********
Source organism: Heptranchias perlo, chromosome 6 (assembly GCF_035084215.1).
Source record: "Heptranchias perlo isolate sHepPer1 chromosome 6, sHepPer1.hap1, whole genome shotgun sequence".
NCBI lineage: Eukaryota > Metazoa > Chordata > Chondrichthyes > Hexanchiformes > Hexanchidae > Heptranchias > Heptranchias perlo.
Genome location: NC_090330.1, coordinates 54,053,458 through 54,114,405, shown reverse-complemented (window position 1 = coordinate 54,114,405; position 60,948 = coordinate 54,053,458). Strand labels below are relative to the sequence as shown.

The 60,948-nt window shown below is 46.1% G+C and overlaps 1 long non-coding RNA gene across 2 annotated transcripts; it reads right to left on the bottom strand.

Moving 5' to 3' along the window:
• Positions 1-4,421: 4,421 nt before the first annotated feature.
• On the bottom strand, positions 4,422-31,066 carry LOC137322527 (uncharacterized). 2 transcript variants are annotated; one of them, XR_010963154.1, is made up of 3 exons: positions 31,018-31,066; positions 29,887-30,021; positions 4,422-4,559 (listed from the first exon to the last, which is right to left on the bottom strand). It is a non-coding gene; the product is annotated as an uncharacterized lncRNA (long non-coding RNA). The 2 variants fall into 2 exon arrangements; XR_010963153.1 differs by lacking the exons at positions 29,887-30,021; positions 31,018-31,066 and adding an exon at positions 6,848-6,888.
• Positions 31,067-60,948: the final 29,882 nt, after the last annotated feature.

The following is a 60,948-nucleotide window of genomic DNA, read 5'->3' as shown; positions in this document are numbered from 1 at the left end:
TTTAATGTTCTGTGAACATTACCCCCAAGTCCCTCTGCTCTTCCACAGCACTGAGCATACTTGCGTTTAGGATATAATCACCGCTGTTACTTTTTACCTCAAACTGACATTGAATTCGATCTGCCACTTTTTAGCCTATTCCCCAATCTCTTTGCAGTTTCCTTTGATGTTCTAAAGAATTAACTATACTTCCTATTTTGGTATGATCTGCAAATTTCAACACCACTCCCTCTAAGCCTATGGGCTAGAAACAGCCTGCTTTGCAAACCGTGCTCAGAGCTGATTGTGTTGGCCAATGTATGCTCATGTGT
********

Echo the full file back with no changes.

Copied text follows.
Source organism: Heptranchias perlo, chromosome 6 (assembly GCF_035084215.1).
Source record: "Heptranchias perlo isolate sHepPer1 chromosome 6, sHepPer1.hap1, whole genome shotgun sequence".
NCBI lineage: Eukaryota > Metazoa > Chordata > Chondrichthyes > Hexanchiformes > Hexanchidae > Heptranchias > Heptranchias perlo.
Genome location: NC_090330.1, coordinates 54,053,458 through 54,114,405, shown reverse-complemented (window position 1 = coordinate 54,114,405; position 60,948 = coordinate 54,053,458). Strand labels below are relative to the sequence as shown.

The 60,948-nt window shown below is 46.1% G+C and overlaps 1 long non-coding RNA gene across 2 annotated transcripts; it reads right to left on the bottom strand.

Moving 5' to 3' along the window:
• Positions 1-4,421: 4,421 nt before the first annotated feature.
• On the bottom strand, positions 4,422-31,066 carry LOC137322527 (uncharacterized). 2 transcript variants are annotated; one of them, XR_010963154.1, is made up of 3 exons: positions 31,018-31,066; positions 29,887-30,021; positions 4,422-4,559 (listed from the first exon to the last, which is right to left on the bottom strand). It is a non-coding gene; the product is annotated as an uncharacterized lncRNA (long non-coding RNA). The 2 variants fall into 2 exon arrangements; XR_010963153.1 differs by lacking the exons at positions 29,887-30,021; positions 31,018-31,066 and adding an exon at positions 6,848-6,888.
• Positions 31,067-60,948: the final 29,882 nt, after the last annotated feature.

The following is a 60,948-nucleotide window of genomic DNA, read 5'->3' as shown; positions in this document are numbered from 1 at the left end:
TTTAATGTTCTGTGAACATTACCCCCAAGTCCCTCTGCTCTTCCACAGCACTGAGCATACTTGCGTTTAGGATATAATCACCGCTGTTACTTTTTACCTCAAACTGACATTGAATTCGATCTGCCACTTTTTAGCCTATTCCCCAATCTCTTTGCAGTTTCCTTTGATGTTCTAAAGAATTAACTATACTTCCTATTTTGGTATGATCTGCAAATTTCAACACCACTCCCTCTAAGCCTATGGGCTAGAAACAGCCTGCTTTGCAAACCGTGCTCAGAGCTGATTGTGTTGGCCAATGTATGCTCATGTGT